Observer at November 2006 Big Basin State Park Prescribed Controlled Burn, plus long-term strategy from George Gray.
Report by J. Zimmerman,
with assistance of
David Auerbach and
We are very grateful to Tim Hyland for not only being willing to let us observe, but for mentoring us during our visit.
Redwood prescribed burn (2006 Big Basin S.P.):
Forest fire costs.
Robert J. Whelan's The Ecology of Fire.
Fire in Sierra Nevada Forests: A Photographic Interpretation of Ecological Change
by George E. Gruell.
Forest and Tree Home.
Alphabetic List of Articles.
the current hottest books on trees and forests.
The Berry Creek Falls Loop Trail.
Monthly reports on Berry Creek Falls Loop Trail:
Report of what we saw
- Reduce forest fuel in order to prevent a catastrophic fire in Big Basin, particularly
around the Park Head Quarters,
and to lessen the chance that a fire in Big Basin would endanger properties outside the Park's perimeter.
- Return fire to the Redwoods at an interval to match what occurred naturally (or accidentally) before absolute fire suppression in the parks.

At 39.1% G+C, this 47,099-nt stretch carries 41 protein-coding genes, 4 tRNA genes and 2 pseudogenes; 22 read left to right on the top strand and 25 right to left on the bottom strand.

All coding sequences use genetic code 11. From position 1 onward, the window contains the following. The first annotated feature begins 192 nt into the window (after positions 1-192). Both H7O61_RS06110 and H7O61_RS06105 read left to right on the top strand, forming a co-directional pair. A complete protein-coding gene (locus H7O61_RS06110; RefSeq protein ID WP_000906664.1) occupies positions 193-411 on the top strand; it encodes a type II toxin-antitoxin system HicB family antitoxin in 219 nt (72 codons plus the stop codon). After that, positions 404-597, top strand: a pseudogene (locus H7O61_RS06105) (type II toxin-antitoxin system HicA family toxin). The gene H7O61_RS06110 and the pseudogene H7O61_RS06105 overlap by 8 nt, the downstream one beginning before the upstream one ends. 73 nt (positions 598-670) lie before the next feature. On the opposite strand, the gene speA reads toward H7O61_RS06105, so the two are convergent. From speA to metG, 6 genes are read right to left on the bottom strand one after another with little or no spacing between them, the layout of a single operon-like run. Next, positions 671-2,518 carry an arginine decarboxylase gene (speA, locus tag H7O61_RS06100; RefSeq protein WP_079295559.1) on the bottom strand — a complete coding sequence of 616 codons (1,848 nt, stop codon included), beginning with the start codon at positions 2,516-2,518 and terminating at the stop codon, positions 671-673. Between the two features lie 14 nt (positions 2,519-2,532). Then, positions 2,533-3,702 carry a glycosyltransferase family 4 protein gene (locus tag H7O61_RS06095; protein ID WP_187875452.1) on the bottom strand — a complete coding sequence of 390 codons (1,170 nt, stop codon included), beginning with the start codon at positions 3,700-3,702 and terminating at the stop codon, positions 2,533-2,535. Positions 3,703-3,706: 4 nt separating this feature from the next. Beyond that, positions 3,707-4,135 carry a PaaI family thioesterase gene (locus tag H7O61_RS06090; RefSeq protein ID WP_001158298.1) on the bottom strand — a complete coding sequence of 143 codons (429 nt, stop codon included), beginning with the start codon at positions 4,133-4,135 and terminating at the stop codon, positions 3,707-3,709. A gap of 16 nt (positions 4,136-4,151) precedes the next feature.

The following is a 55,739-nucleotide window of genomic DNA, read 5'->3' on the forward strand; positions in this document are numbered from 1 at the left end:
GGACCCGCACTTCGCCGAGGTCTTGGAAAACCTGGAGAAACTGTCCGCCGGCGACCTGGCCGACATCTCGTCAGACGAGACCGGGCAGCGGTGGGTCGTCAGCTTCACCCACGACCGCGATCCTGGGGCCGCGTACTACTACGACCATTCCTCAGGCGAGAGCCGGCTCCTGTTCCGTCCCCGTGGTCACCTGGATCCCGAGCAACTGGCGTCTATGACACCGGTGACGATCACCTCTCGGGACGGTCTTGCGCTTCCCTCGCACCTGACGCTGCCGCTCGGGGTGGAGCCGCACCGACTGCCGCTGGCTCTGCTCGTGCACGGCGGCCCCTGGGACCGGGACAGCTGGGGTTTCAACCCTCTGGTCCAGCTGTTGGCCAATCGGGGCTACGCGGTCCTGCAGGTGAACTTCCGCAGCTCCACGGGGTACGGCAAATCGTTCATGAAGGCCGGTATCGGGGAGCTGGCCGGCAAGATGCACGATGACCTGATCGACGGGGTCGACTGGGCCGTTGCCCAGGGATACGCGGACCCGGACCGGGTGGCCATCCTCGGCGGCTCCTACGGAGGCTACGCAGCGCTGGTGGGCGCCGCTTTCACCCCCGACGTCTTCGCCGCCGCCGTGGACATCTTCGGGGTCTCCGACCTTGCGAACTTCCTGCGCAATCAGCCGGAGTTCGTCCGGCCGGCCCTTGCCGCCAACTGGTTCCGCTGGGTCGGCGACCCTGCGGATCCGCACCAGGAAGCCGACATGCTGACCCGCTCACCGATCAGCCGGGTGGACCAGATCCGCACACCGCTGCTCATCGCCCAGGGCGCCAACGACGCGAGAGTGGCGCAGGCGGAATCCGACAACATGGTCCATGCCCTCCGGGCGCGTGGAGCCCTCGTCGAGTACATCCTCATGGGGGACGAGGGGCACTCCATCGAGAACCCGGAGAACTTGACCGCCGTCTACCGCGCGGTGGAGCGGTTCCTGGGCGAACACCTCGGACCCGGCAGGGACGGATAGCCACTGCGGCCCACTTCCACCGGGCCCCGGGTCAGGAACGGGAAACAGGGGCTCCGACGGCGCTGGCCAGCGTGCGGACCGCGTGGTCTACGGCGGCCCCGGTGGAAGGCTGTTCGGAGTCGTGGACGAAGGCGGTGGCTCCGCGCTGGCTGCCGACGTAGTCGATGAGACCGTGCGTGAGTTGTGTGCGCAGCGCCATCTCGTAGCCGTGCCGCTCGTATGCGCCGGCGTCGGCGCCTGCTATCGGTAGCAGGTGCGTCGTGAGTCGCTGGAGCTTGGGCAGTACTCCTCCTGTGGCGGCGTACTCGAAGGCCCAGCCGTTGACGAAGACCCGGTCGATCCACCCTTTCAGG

The target Mean fire Return Interval (MRI) is said to be approximately 40 years.
- Follow the burn program designed two decades ago by then-ecologist George Gray,
burn a different sector each fall after the first rain of the season.
Each burn in a California State Park has a prescription, which should:
- Have a predeclared 'prescription,' as in this information relayed by
David Auerbach from the burn team:
RH (relative humidity) 25-80%
Wind speed 0-10 mph
10-hour fuel moisture 8-14%
Duff and litter moisture 2" rain
[2" (or more) rain needed to open the burn window.]
- Meet requirements of CDF for safety and the regional air quality board for air quality.
George Gray, the ecologist who initially designed the
long-term burn plan for Big Basin State Park, tells us:
Unit burn plans follow a general outline that is common for many plans.
First you decide what you want to accomplish (the objectives), then
you list all the natural and cultural resources found in the park,
study the fire history and fire frequency, then describe all the
things needed to burn.
A burn plot has roads, trails, and creeks as boundaries, and sometimes we rake
firelines straight down hills where the roads and trails are difficult to hold.
Frequency of burns is determined by studying fire scars on trees, and
an analysis of lightning-caused fires.
Fire plot sizes are determined by roads, creeks, and trail location,
and we usually burn the plots that are highest, driest, and downwind first.
The burn team was led by the burn boss.
Chris Spohrer was burn boss on the first burn day (November 8th, 2006).
Tim Hyland was burn boss on the third burn day (November 10th, 2006), when
David Auerbach returned.